Adrienne Rich, Taking Women Students Seriously

Scanned, copy-edited, spell-checked, and tagged by Erin Nazarowitz, The University of Virginia, 11/13/95.


I see my function here today as one of trying to create a context, delineate a background, against which we might talk about women as students and students as women. I would like to speak for awhile about this background, and then I hope that we can have, not so much a question period, as a raising of concerns, a sharing of questions for which we as yet may have no answers, an opening of conversations which will go on and on.

When I went to teach at Douglass, a women's college, it was with a particular background which I would like briefly to describe to you. I had graduated from an all-girls' school in the 1940s, where the head and the majority of the faculty were independent, unmarried women. One or two held doctorates, but had been forced by the Depression (and by the fact that they were women) to take secondary school teaching jobs. These women cared a great deal about the life of the mind, and they gave a great deal of time and energy-beyond any limit of teaching hours-to those of us who showed special intellectual interest or ability. We were taken to libraries, art museums, lectures at neighboring colleges, set to work on extra research projects, given extra French or Latin reading. Although we sometimes felt "pushed" by them, we held those women in a kind of respect

The talk that Follows was addressed to teachers of women, as the one preceding was spoken to women students. It was given for the New Jersey College and University Coalition on Women's Education, May 9, 1978

which even then we dimly perceived was not generally accorded to women in the world at large. They were vital individuals, defined not by their relationships but by their personalities; and although under the pressure of the culture we were all certain we wanted to get married, their lives did not appear empty or dreary to us. In a kind of cognitive dissonance, we knew they were "old maids" and therefore supposed to be bitter and lonely; yet we saw them vigorously involved with life. But despite their existence as alternate models of women, the content of the education they gave us in no way prepared us to survive as women in a world organized by and for men.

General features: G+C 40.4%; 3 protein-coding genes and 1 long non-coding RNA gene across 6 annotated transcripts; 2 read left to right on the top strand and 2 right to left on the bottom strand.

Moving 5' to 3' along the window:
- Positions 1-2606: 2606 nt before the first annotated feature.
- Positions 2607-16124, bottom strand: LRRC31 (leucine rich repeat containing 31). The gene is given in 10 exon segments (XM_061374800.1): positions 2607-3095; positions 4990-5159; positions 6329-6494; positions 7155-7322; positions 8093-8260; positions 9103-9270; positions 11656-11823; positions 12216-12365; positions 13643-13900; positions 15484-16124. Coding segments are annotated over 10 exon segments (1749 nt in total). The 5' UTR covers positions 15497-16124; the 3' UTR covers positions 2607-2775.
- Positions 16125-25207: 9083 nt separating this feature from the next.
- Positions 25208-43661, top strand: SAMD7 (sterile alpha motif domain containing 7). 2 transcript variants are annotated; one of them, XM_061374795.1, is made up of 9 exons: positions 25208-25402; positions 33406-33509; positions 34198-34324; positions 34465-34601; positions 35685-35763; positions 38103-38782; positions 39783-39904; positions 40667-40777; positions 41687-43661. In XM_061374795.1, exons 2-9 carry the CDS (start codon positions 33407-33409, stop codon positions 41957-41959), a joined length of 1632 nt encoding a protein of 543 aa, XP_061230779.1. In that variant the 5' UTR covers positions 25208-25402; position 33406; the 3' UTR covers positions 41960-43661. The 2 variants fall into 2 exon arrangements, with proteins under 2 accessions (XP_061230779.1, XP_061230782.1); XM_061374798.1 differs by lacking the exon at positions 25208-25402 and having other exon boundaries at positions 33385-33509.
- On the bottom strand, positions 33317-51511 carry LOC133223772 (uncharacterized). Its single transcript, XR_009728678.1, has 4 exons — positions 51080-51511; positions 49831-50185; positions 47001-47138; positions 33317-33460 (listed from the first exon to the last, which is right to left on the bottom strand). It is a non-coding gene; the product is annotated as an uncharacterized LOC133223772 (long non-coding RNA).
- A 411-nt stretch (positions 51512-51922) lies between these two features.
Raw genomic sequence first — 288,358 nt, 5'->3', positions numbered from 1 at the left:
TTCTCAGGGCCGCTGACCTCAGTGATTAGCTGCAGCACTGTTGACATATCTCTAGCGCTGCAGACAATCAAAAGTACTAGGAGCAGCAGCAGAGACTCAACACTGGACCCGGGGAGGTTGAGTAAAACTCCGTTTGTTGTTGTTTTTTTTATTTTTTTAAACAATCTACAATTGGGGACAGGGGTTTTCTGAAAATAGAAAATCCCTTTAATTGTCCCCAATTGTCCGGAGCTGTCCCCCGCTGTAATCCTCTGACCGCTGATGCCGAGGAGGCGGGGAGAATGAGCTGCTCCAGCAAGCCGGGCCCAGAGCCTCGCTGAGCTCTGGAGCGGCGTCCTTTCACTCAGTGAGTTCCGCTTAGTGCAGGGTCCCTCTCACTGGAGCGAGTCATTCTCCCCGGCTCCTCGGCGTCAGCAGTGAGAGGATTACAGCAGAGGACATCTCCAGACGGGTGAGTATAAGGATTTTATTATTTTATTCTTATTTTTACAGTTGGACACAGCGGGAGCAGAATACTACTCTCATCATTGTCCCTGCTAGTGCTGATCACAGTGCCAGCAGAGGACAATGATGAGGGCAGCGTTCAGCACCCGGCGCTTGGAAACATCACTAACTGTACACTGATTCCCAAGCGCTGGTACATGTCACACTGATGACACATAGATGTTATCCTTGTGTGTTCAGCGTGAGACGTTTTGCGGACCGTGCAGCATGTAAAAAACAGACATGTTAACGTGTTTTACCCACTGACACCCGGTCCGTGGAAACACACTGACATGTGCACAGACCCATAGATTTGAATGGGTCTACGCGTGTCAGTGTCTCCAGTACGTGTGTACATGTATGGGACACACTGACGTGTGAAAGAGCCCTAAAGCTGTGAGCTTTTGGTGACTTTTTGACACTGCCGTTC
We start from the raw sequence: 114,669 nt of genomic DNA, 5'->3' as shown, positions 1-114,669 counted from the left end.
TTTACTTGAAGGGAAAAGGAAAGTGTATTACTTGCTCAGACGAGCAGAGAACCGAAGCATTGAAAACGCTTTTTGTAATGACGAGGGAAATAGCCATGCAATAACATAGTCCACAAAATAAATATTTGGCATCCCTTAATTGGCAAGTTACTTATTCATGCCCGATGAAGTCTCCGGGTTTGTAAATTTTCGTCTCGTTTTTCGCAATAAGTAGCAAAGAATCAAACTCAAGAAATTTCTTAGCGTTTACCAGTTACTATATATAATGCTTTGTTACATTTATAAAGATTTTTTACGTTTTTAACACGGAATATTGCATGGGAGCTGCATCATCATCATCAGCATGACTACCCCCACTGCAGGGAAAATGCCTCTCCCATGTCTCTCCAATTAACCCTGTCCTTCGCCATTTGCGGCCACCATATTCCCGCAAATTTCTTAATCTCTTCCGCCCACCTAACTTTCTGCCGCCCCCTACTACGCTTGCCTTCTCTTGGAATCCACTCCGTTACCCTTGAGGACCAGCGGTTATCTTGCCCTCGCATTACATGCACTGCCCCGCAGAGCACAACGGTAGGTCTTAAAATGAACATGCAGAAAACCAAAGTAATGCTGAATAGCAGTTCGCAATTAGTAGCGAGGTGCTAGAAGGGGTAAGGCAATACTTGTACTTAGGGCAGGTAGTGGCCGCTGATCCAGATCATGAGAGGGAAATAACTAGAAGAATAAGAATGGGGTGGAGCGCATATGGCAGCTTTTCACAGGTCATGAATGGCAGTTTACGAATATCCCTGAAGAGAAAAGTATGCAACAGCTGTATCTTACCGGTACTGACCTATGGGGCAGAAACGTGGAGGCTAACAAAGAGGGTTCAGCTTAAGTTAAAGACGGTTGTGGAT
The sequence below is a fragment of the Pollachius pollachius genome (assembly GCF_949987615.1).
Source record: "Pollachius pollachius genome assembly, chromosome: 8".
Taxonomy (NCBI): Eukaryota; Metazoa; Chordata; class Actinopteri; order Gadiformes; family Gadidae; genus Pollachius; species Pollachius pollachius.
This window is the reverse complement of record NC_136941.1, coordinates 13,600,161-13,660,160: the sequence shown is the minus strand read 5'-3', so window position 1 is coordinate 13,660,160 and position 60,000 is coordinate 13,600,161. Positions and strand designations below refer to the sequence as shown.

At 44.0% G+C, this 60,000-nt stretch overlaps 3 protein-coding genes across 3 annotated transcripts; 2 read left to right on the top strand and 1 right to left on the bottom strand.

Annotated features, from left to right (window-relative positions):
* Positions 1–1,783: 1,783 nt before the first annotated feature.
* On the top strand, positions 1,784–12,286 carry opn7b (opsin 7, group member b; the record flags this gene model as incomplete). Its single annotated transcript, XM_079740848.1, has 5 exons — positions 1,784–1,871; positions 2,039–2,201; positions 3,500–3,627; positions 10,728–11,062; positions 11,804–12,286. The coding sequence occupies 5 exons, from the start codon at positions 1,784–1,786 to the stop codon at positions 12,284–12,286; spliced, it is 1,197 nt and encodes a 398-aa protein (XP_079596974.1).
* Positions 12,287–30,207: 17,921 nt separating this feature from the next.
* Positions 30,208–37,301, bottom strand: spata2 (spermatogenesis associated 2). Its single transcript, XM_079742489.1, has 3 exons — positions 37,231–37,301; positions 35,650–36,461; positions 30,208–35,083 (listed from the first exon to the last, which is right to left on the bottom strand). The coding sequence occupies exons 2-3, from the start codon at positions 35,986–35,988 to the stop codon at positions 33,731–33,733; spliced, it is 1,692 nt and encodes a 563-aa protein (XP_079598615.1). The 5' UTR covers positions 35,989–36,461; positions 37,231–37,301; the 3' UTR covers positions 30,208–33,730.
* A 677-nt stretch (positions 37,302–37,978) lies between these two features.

From that school, I went on to Radcliffe, congratulating myself that now I would have great men as my teachers. From 1947 to 1951, when I graduated, I never saw a single woman on a lecture platform, or in front of a class, except when a woman graduate student gave a paper on a special topic. The "great men" talked of other "great men," of the nature of Man, the history of Mankind, the future of Man; and never again was I to experience, from a teacher the kind of prodding, the insisten